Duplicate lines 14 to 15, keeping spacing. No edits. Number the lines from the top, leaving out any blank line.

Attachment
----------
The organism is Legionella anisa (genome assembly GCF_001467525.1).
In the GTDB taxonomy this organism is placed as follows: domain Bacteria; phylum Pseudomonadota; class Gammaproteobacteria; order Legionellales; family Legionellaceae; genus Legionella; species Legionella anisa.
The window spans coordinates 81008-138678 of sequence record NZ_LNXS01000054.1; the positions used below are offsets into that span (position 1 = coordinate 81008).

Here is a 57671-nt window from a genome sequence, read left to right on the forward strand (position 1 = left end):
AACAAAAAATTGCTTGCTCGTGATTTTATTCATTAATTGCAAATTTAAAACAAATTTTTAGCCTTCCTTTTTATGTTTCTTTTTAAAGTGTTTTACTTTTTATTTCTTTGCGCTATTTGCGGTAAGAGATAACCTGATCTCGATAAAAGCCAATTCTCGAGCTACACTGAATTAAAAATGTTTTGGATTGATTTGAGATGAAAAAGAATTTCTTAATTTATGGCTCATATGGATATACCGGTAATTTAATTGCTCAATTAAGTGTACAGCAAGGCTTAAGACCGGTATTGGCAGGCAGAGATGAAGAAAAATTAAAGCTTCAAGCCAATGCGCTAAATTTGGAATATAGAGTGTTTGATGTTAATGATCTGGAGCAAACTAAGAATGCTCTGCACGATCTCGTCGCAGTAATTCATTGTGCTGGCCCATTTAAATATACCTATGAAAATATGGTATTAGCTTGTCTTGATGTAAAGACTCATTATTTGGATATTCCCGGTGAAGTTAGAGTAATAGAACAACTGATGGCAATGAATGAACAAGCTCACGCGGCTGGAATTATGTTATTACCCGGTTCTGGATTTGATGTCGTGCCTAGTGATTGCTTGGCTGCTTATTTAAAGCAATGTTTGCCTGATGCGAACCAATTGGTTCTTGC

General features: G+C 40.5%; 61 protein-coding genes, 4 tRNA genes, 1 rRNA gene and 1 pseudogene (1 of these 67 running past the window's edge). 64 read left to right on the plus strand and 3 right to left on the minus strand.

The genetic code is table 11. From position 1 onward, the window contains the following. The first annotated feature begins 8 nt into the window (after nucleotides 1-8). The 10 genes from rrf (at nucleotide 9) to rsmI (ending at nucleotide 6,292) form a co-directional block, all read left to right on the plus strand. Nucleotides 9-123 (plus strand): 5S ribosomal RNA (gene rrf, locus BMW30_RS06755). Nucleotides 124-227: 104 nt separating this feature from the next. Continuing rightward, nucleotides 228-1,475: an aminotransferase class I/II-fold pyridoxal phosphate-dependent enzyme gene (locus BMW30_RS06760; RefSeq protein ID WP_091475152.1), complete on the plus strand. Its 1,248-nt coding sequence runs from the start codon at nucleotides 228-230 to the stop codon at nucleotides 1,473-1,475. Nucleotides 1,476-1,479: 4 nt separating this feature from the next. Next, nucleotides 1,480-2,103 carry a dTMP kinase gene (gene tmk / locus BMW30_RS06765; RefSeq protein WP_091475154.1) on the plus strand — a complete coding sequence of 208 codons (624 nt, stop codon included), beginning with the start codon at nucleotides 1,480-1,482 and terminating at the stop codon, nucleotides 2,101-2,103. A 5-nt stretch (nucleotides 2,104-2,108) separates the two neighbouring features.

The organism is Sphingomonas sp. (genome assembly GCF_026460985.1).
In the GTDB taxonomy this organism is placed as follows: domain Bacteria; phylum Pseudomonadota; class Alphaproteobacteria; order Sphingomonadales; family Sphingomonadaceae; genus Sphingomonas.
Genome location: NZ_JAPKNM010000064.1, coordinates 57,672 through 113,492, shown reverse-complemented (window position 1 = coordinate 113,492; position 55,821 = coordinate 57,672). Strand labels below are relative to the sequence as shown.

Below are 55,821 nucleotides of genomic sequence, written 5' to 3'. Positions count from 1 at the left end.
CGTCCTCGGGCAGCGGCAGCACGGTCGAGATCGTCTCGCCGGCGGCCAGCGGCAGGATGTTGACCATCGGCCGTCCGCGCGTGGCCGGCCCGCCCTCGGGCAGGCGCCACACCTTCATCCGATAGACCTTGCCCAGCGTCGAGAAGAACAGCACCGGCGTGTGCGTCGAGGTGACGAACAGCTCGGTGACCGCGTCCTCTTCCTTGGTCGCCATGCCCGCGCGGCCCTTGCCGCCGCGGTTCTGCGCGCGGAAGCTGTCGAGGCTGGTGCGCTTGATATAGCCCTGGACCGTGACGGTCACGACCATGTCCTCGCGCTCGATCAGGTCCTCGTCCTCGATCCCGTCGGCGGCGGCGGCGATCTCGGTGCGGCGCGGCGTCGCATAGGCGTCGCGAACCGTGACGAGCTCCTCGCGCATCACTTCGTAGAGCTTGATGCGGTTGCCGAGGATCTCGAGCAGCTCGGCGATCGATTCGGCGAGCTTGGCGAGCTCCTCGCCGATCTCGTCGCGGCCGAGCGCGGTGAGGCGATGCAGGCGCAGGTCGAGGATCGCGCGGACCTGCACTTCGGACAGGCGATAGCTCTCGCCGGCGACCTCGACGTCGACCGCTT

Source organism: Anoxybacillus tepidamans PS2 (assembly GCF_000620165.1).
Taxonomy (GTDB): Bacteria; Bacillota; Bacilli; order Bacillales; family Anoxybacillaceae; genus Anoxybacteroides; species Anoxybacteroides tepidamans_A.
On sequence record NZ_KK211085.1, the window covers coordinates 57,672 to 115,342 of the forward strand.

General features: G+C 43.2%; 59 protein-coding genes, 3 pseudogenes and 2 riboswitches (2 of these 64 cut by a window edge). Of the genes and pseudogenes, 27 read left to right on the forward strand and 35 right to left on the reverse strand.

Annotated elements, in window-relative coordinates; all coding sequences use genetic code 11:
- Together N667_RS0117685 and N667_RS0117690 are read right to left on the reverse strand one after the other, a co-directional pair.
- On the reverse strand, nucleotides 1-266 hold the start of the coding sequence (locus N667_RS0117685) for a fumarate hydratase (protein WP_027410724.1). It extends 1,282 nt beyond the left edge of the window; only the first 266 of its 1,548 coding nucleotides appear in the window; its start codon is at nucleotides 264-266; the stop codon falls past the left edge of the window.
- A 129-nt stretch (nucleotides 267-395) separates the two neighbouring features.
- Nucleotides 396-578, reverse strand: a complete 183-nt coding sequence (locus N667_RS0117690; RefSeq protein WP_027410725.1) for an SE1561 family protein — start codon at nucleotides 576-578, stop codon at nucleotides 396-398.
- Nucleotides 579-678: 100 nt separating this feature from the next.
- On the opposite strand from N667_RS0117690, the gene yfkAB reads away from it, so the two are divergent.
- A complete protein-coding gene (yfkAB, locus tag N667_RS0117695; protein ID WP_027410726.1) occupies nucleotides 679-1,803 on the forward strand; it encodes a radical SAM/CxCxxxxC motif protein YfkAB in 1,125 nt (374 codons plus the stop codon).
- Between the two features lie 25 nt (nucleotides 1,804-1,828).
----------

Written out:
Taxonomy (GTDB): Bacteria; Bacillota; Bacilli; order Bacillales; family Anoxybacillaceae; genus Anoxybacteroides; species Anoxybacteroides tepidamans_A.
On sequence record NZ_KK211085.1, the window covers coordinates 57,672 to 115,342 of the forward strand.